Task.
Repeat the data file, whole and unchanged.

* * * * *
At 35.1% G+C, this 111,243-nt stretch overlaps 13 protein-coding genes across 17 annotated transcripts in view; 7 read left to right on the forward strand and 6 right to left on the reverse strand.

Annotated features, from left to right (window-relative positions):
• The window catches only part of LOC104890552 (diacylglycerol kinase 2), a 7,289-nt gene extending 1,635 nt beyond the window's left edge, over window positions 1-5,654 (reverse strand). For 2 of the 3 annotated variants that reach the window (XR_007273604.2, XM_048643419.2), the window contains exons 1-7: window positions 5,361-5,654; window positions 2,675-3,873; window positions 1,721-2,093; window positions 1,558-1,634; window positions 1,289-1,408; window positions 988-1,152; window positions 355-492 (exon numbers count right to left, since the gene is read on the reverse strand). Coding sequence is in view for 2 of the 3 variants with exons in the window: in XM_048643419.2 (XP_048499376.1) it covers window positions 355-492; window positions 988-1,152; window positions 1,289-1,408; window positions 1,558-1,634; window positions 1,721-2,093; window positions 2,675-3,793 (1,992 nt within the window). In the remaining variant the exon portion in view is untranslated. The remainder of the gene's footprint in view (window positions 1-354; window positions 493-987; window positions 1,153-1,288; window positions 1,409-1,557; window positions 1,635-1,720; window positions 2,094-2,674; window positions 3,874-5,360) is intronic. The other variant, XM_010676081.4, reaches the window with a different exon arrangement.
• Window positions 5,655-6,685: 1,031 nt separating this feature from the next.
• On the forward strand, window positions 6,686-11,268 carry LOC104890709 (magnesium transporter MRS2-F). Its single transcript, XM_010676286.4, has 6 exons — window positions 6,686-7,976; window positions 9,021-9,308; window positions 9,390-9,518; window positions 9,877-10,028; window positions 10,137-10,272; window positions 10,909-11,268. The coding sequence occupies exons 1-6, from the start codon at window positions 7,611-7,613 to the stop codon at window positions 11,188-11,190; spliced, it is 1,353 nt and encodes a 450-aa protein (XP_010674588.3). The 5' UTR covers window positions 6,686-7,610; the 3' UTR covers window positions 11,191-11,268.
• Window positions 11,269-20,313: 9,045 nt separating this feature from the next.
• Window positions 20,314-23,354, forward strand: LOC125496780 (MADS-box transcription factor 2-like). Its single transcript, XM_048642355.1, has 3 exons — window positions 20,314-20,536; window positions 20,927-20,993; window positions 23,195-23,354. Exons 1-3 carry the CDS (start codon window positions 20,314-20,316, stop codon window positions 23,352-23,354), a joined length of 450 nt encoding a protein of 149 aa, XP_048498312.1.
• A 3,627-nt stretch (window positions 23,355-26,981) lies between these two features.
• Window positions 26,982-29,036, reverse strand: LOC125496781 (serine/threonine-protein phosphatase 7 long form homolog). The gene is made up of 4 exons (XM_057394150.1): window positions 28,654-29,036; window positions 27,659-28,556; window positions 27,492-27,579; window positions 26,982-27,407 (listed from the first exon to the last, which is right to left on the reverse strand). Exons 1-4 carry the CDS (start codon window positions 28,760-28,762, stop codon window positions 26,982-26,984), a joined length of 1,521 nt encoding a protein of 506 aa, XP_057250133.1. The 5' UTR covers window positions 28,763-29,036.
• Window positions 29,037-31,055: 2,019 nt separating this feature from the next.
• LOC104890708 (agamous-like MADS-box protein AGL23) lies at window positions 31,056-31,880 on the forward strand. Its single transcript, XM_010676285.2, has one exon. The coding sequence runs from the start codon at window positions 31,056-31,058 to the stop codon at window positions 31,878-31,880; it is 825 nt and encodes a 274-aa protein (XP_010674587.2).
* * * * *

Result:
At 35.1% G+C, this 111,243-nt stretch overlaps 13 protein-coding genes across 17 annotated transcripts in view; 7 read left to right on the forward strand and 6 right to left on the reverse strand.

Annotated features, from left to right (window-relative positions):
• The window catches only part of LOC104890552 (diacylglycerol kinase 2), a 7,289-nt gene extending 1,635 nt beyond the window's left edge, over window positions 1-5,654 (reverse strand). For 2 of the 3 annotated variants that reach the window (XR_007273604.2, XM_048643419.2), the window contains exons 1-7: window positions 5,361-5,654; window positions 2,675-3,873; window positions 1,721-2,093; window positions 1,558-1,634; window positions 1,289-1,408; window positions 988-1,152; window positions 355-492 (exon numbers count right to left, since the gene is read on the reverse strand). Coding sequence is in view for 2 of the 3 variants with exons in the window: in XM_048643419.2 (XP_048499376.1) it covers window positions 355-492; window positions 988-1,152; window positions 1,289-1,408; window positions 1,558-1,634; window positions 1,721-2,093; window positions 2,675-3,793 (1,992 nt within the window). In the remaining variant the exon portion in view is untranslated. The remainder of the gene's footprint in view (window positions 1-354; window positions 493-987; window positions 1,153-1,288; window positions 1,409-1,557; window positions 1,635-1,720; window positions 2,094-2,674; window positions 3,874-5,360) is intronic. The other variant, XM_010676081.4, reaches the window with a different exon arrangement.
• Window positions 5,655-6,685: 1,031 nt separating this feature from the next.
• On the forward strand, window positions 6,686-11,268 carry LOC104890709 (magnesium transporter MRS2-F). Its single transcript, XM_010676286.4, has 6 exons — window positions 6,686-7,976; window positions 9,021-9,308; window positions 9,390-9,518; window positions 9,877-10,028; window positions 10,137-10,272; window positions 10,909-11,268. The coding sequence occupies exons 1-6, from the start codon at window positions 7,611-7,613 to the stop codon at window positions 11,188-11,190; spliced, it is 1,353 nt and encodes a 450-aa protein (XP_010674588.3). The 5' UTR covers window positions 6,686-7,610; the 3' UTR covers window positions 11,191-11,268.
• Window positions 11,269-20,313: 9,045 nt separating this feature from the next.
• Window positions 20,314-23,354, forward strand: LOC125496780 (MADS-box transcription factor 2-like). Its single transcript, XM_048642355.1, has 3 exons — window positions 20,314-20,536; window positions 20,927-20,993; window positions 23,195-23,354. Exons 1-3 carry the CDS (start codon window positions 20,314-20,316, stop codon window positions 23,352-23,354), a joined length of 450 nt encoding a protein of 149 aa, XP_048498312.1.
• A 3,627-nt stretch (window positions 23,355-26,981) lies between these two features.
• Window positions 26,982-29,036, reverse strand: LOC125496781 (serine/threonine-protein phosphatase 7 long form homolog). The gene is made up of 4 exons (XM_057394150.1): window positions 28,654-29,036; window positions 27,659-28,556; window positions 27,492-27,579; window positions 26,982-27,407 (listed from the first exon to the last, which is right to left on the reverse strand). Exons 1-4 carry the CDS (start codon window positions 28,760-28,762, stop codon window positions 26,982-26,984), a joined length of 1,521 nt encoding a protein of 506 aa, XP_057250133.1. The 5' UTR covers window positions 28,763-29,036.
• Window positions 29,037-31,055: 2,019 nt separating this feature from the next.
• LOC104890708 (agamous-like MADS-box protein AGL23) lies at window positions 31,056-31,880 on the forward strand. Its single transcript, XM_010676285.2, has one exon. The coding sequence runs from the start codon at window positions 31,056-31,058 to the stop codon at window positions 31,878-31,880; it is 825 nt and encodes a 274-aa protein (XP_010674587.2).